At the Bowery Ballroom, the band appeared as a trio (second guitarist Brandon Fisher has decided not to quit his day job and his 20-year old replacement Willie T had a scheduling conflict with his 'other' group; such are the struggles that independent bands find themselves up against), and seemed every bit as strong for it. While their hair is growing out and their once sharp-dressed look has given way to identikit black t shirts, this is a band with its roots as much in mod and punk - the Beatles, the Who, the Jam, the Clash - as anything to do with hard rock and grunge. Pete Towshend's influence is especially apparent in Jon Davis' power chords and minimalist solos (one of which, from an earlier album, simply runs up a major scale eight-times over), and in bassist Sam Powers' relentless windmills. The aptly named Powers, a new recruit who plays and looks like he was born into the band, also has Bruce Foxton's old leaps down pat, while drummer Don Coffey Jr has a drum technique straight out of all my favorite 1978 new wave anthems. Coffey should not be confused with Supergrass drummer Dan Goffey; the Superdrag song 'Goin' Out' should not be confused with the Supergrass single of the same name. But given these coincidences and the two groups' similar influences and line-ups, it seems eerily appropriate that Superdrag and Supergrass sit next to each other in my CD collection. It's a little less fitting that it's only the British power trio currently opening for Pearl Jam across America.

In the Valley of Dying Stars In The Valley of Dying Stars is quite possibly the finest power-pop album of the year. Certainly its first five cuts rival major league players like Green Day and The Offspring for simplistic yet fresh-sounding melodies, emotive lyrical one-liners, a distinctive vocal that soars above the requisite degree of volume, and that all-important occasional subtlety.

But then the world isn't fair. Truth is, traditional drums-guitar-bass three-minutes long sing-your-heart-out and deliver-that-chorus-like-it-hurts rock music is currently dead as the Flying Dodo on the shirt I wore to the Bowery. It's just that someone forgot to tell Superdrag. "Kids don't want to go and look at some nerd with a rack of samplers," said Davis in a recent fanzine interview. "They want to go see some guys jumping up and down and drinking beer and playing rock songs." Judging by the size of their crowd at the Bowery - a mere 2-300 in a hall that had three times as many when I saw that nerd BT there a few months back with his rack of samplers - the "kids" certainly had something better to do on Thursday night than watch these guys jump up and down and play rock songs. (The set was too frantic to allow time for beer.) Admittedly, the final World Series game was providing staunch New York compeititon, but if Superdrag was popular enough to have sold the tickets in advance, the "kids" would have been shown up to get their money's worth anyway. Superdrag has kept a following, that much is obvious, but adding to it is going to be hard work.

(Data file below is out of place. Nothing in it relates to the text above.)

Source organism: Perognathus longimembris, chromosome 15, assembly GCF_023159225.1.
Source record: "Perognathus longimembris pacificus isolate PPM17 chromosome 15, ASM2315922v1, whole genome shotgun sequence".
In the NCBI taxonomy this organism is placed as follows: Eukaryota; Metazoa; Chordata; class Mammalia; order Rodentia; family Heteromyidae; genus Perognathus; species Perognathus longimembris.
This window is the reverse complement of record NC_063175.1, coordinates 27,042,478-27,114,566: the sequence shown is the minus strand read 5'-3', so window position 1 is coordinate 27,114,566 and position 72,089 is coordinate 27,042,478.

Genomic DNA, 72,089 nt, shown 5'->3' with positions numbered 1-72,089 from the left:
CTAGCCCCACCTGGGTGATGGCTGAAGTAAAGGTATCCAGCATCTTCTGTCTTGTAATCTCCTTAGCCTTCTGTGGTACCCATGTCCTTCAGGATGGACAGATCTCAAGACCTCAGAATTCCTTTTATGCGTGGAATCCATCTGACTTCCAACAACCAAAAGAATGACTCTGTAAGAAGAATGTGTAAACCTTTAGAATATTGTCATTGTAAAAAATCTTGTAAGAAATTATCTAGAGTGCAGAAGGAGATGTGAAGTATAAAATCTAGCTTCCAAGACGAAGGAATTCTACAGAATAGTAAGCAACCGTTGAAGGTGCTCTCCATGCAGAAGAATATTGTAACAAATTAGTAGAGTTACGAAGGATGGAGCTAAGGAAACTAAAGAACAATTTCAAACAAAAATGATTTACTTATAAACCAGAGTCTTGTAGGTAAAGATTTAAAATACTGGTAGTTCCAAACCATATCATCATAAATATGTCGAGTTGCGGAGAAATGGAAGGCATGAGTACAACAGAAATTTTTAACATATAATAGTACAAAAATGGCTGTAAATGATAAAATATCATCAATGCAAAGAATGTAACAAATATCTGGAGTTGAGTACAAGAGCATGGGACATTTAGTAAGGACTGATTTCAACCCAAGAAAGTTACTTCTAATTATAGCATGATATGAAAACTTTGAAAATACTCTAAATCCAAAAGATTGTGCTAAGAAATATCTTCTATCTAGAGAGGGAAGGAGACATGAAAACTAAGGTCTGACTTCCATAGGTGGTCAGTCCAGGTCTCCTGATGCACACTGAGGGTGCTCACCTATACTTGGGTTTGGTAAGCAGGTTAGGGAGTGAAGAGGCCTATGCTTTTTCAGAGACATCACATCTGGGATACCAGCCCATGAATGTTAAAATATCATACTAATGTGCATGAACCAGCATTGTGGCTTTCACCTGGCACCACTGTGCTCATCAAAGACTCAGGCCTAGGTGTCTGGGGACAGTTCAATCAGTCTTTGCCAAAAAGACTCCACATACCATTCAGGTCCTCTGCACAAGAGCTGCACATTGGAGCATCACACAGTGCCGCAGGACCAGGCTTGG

Superdrag lives in a mirrored cage of its own creation in which it's the people embracing music that dares to feature different instruments and textures and performance values that are the heretics, not themselves for persisting with a style that has stayed much the same for 35 years. At the same time, this is one act that wouldn't likely improve from changing anything it does. Superdrag has its genre nailed, and only seems to be getting better with each release. Without the pressure to deliver the "hit", they've recorded half-a-dozen potential singles on the new album. And if they don't have major label promotion to make the most of that, well, part of their complaint with Elektra was that they didn't have it on their second album either. In the meantime, they're on a record company that makes up in credibility for what it may lack in muscle, they're climbing whatever charts they can legitimately expect to be considered for (addendum: the album went top 10 at at CMJ in the new year), and if they occasionally have to play second fiddle to the Yankees and the Mets in New York and allow their new guitarist loyalty to his old band, they don't let it detract from their performance.

Davis talks of how Superdrag will "just keep the records coming and keep the tours coming until things come back around, because they invariably do." It's a blind vision, but it's exactly the kind of blind vision you need when your back's up against the wall. Personally I hope he's right - not because I agree with Superdrag's painfully reactionary assertion at the front of its web site that "Rock's not dead...it's only sleeping," - but because songwriters like Davis and albums like 'In The Valley of Dying Stars' are simply too good to exist in a vacuum.